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Authentic Prayer: Battling Distractions PDF Print E-mail

Chariot

David Torkington • March 23, AD2017

Did you know that you can’t really pray without distractions? Don’t take my word for it, take the word of St Teresa of Avila. When she went to confession to St Peter of Alcantara she told him that she couldn’t pray any longer because of the distractions that attacked her every time she tried to pray. He told her that you can’t really pray without them. If that is not enough to convince you, read about Jesus and the distractions and temptations that he had to combat during his forty days in the desert. The first Christians had similar experiences when they tried to follow his example in the forty days before Easter by setting aside extra time for daily prayer.

When Prayer Becomes Difficult

For those who take prayer seriously and journey on beyond the fizz and pop of first fervour, what was once easy and filled with sweetness and light will become dark and difficult and full of distractions and temptations. Prayer does not grow because distractions and temptations gradually disappear it grows because they get stronger and stronger and the ensuing battle is the place where true Christian prayer reaches its height. Beginners always think it is about having nice feelings and emotional highs. Romantics think it is all about having feelings of inner peace, and the latest gurus from the East, seem to think it is all about having high states of transcendental awareness and mastering the techniques that lead to Nirvana. When St Francis came back from his first serious attempts at prayer, he came back so exhausted that even his friends hardly recognized him. He probably overdid it as beginners often do, but the truth is, trying to fend off distractions and temptations in prayer can be rather exacting for those who persevere when they are tempted to throw the towel in too soon and turn on the telly.

 
HOLY THURSDAY: MASS OF THE LORD'S SUPPER PDF Print E-mail

THE LORD'S SUPPER

This is the Body that will be given up for you; this is the Chalice of the new covenant in my Blood, says the Lord; do this, whenever you receive it, in memory of me.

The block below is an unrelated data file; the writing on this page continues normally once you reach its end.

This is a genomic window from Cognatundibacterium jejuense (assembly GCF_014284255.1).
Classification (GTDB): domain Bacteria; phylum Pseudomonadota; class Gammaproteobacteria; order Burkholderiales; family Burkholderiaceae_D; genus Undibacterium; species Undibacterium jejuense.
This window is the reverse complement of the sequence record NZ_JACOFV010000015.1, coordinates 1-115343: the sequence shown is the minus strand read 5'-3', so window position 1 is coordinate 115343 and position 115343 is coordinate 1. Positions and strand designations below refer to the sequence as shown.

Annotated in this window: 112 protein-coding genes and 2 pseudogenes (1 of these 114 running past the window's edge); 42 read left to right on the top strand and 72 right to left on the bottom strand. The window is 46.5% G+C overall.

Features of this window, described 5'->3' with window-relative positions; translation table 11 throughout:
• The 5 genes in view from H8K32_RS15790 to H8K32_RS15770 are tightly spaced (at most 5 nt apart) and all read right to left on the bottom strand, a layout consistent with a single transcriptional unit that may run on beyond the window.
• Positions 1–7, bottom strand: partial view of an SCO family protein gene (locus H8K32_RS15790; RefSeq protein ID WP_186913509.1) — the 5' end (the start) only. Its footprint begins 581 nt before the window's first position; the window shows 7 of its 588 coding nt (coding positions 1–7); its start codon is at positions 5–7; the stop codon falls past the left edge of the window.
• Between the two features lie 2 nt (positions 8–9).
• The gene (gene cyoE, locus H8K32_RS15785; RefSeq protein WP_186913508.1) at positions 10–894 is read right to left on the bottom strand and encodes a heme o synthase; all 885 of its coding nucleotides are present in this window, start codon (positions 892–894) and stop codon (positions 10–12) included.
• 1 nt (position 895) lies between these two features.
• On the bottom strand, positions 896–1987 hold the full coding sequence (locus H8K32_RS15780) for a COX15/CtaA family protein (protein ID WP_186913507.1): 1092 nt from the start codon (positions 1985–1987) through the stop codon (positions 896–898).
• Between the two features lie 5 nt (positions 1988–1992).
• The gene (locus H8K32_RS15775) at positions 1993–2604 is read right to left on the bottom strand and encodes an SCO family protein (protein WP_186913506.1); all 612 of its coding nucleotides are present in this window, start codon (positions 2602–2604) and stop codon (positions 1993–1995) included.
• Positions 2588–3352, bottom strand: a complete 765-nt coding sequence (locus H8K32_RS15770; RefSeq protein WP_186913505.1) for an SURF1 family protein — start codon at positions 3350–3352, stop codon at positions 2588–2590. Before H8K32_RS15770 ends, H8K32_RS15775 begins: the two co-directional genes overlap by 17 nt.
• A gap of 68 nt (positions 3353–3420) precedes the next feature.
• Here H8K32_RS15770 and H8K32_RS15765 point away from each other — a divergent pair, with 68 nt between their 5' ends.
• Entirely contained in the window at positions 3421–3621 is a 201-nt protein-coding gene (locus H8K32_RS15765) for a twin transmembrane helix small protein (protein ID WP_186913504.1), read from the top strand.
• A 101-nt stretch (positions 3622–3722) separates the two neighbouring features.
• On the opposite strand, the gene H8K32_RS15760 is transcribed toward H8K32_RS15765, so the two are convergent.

(Communion Antiphon)

 
PALM SUNDAY - THE COMMEMORATION OF THE LORD'S ENTRANCE INTO JERUSALEM PDF Print E-mail

 THE LORD'S ENTRANCE INTO JERUSALEM

Six days before the Passover, when the Lord came into the city of Jerusalem, the children ran to meet him; in their hands they carried palm branches and with a loud voice cried out: Hosanna in the highest! Blessed are you, who have come in your abundant mercy! 
(Palm Sunday, Entrance Antiphon)

 
D'ALZON, AMORIS LAETITIA, AND EDGARDO MORTARA PDF Print E-mail

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By: Bro. Ryan Carlsen, AA

With all the debate happening right now concerning the proper interpretation of Amoris Laetitia, I wondered: would Fr. d’Alzon, founder of the Assumptionists, take sides in this debate? For anyone wanting to learn more about the Assumptionists, I thought a brief reflection on the founder’s views might be useful since the charism of the congregation comes from the Holy Spirit through the founder. A possible answer to the question of whether he would take sides came to me after reading about Steven Spielberg’s upcoming movie The Kidnapping of Edgardo Mortara.

The Edgardo Mortara case was a big story in 19th-century Europe. Edgardo was born into a Jewish family in Bologna, Italy, the sixth of eight children. A severe illness in early childhood left him on the brink of death. At that point the family’s Catholic maid secretly baptized the boy. The Church’s teaching at that time, as it is today, was that no child could be baptized without parental consent and a commitment to raise the child as a Catholic. However, if death was near, this kind of baptism was permitted because it cleansed and saved the soul, preparing it for heaven.

Last Updated on Wednesday, 12 April 2017 15:02
 
CONVERSATIONS – PATHWAYS OF LIFE AS A SINGLE CATHOLIC PERSON IN TODAY’S WORLD PDF Print E-mail

Elyse Raby, a doctoral student in Systematic Theology at Boston CollegeAt a recent Sunday “Conversations…” at the Assumptionist Center in Brighton, the topic of life as a Catholic single person as experienced by many in today’s world was addressed. The presenters were Elyse Raby, a doctoral student in Systematic Theology at Boston College, with an interest in theological anthropology and ecclesiology and Alfred Pang, a doctoral student in Theology and Education, also at Boston College and a resident at the Assumptionist Center.

In an issue of America Magazine (Jan. 2016), it was said that the “church is increasingly recognizing the vocational dimension of the single life, but that does not mean that today’s single Catholics have it easy.”